The RRSP contribution deadline is approaching, leaving more conservative resource investors pondering the best place to put their dollars.
Exchange-traded funds (ETFs) are one of the first places that many such investors look.
Resource-focused ETFs have seen a phenomenal inflow of capital over the past 10 years, and the track records of many of these investments support this enthusiasm. ETF Securities’ physical copper ETF saw its market value triple over the last month, providing significant profit for buyers betting on the future of the base metal.
Which ETFs are positioned for similar gains in the year ahead? To get an idea, Resource Investing News looked at the year-to-date performance of 125 resource-focused, North American ETFs that cover base and precious metals, energy, the broader commodities space and the equities of junior and senior companies in these industries.
Below are the top five best performers.
1. Horizons BetaPro S&P/TSX Global Gold Bear Plus ETF (TSX:HGD); current price: $14.05; year-to-date gain: 60.22 percent; 52-week high: $15.89; 52-week low: $7.73.
Not surprisingly, most of the past year’s best-performing resource ETFs are short funds. Case in point: this double-geared bet against gold miners, which received our survey’s top honors, is a short fund. The ETF aims to produce double the inverse of the daily movements in the S&P/TSX Global Gold Index.
Soft bullion prices and disappointing operating performances made gold companies an easy punching bag during the last two quarters. Since the beginning of October, the index has fallen nearly 30 percent, sending this short ETF from $8 to a recent high of nearly $16 per share.
This type of bet against the gold sector was by far the past year’s best ETF strategy. The over 60 percent gain posted by the fund was five times better than increase of the next best-performing ETF.
Unlike the Global Mining Bear ETF (mentioned below), which gives investors short exposure to only the biggest gold miners, like Barrick and Goldcorp, the Global Gold Bear also offers a bet against the woefully performing mid-tier gold sector. That includes companies like Yamana Gold (TSE:YRI,NYSE:AUY,LSE:YAU) and Kinross Gold (TSE:K,NYSE:KGC), the latter of which has seen its share price fall by 30 percent since October.
2. Horizons BetaPro NYMEX Crude Oil Bear Plus ETF (TSX:HOD); current price: $5.52; year-to-date gain: 12.42 percent; 52-week high: $8.59; 52-week low: $4.31.
Investors betting against oil bought the Crude Oil Bear fund to gain double-geared exposure to the inverse of the NYMEX front-month price.
NYMEX crude prices held above $100 per barrel into May 2012, but then plummeted, dropping below $80 by late June.
Prices have recovered to above $90 of late, taking a bite out of some of this ETF’s gains. But the anti-oil strategy still provides index-beating returns.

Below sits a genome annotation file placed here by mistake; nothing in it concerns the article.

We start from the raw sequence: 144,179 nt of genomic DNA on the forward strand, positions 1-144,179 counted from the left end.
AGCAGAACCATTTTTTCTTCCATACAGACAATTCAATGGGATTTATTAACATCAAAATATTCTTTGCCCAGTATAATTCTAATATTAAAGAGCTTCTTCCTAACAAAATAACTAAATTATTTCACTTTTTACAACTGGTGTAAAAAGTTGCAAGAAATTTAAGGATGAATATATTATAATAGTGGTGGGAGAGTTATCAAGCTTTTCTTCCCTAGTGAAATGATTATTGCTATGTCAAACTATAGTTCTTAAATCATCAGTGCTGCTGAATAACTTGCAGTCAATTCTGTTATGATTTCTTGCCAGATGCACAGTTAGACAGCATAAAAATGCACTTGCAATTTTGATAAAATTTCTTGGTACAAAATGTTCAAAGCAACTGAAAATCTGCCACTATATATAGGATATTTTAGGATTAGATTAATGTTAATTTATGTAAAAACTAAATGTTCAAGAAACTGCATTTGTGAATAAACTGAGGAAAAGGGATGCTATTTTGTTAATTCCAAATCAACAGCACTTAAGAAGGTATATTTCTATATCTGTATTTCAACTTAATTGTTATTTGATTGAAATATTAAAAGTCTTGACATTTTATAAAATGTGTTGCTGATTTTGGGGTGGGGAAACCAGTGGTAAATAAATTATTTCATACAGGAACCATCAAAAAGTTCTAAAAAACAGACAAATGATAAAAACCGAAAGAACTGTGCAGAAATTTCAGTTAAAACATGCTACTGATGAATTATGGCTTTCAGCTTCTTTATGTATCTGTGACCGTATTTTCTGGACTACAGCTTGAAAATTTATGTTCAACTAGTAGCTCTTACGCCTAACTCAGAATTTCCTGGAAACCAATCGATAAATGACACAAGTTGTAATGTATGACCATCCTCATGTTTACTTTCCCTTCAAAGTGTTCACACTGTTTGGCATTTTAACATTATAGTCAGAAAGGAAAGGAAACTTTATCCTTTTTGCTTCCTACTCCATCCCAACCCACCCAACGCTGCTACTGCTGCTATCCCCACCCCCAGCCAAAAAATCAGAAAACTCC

3. Horizons BetaPro COMEX Gold Bullion Bear Plus ETF (TSX:HBD); current price: $13.94; year-to-date gain: 11.52 percent; 52-week high: $15.57; 52-week low: $10.99.
Like oil, gold has not been doing well lately. The gold price has slid over the last five months — and share prices of gold companies along with it — so it is unsurprising that two of the top five ETFs are aimed at shorting the gold space.
The Gold Bullion Bear Plus fund aims to deliver twice the inverse of the daily movement in the COMEX gold price.
Rising bullion prices caused the fund to begin dropping in the middle of 2012, but the ETF has more than made up for those losses since October. It has risen over 25 percent during the last five months.
4. United States Gasoline Fund (ARCA:UGA); current price: $64.73; year-to-date gain: 10.76 percent; 52-week high: $65.86; 52-week low: $45.13.
The Gasoline Fund, which is designed to track NYMEX unleaded gasoline prices for near-month delivery to New York harbors, is the sole long-focused ETF to make the top five.
The fund has climbed significantly over the last three months. Gasoline prices are up almost 18 percent since the first week of December.
5. Horizons BetaPro S&P/TSX Global Mining Bear Plus ETF (TSX:HMD); current price: $5.92; year-to-date gain: 7.64 percent; 52-week high: $8.93; 52-week low: $5.11.
As mentioned, with metals prices sliding and cost overruns plaguing the mining business, shorting the sector became a popular strategy in 2012. Investors who bought the Global Mining Bear got an easy way to bet against miners as the fund mirrors the inverse of the S&P/TSX Global Mining Index — multiplied by two, for good measure.
Investors thus got to short a basket of both precious and base metal miners. Top constituents of the index include BHP Billiton (NYSE:BHP,ASX:BHP,LSE:BLT), Rio Tinto (NYSE:RIO,ASX:RIO,LSE:RIO), Barrick Gold (NYSE:ABX,TSX:ABX), Goldcorp (TSX:G,NYSE:GG) and Teck Resources (TSX:TCK.A,NYSE:TCK).
Securities Disclosure: I, Dave Forest, do not hold equity interest in any companies mentioned in this article.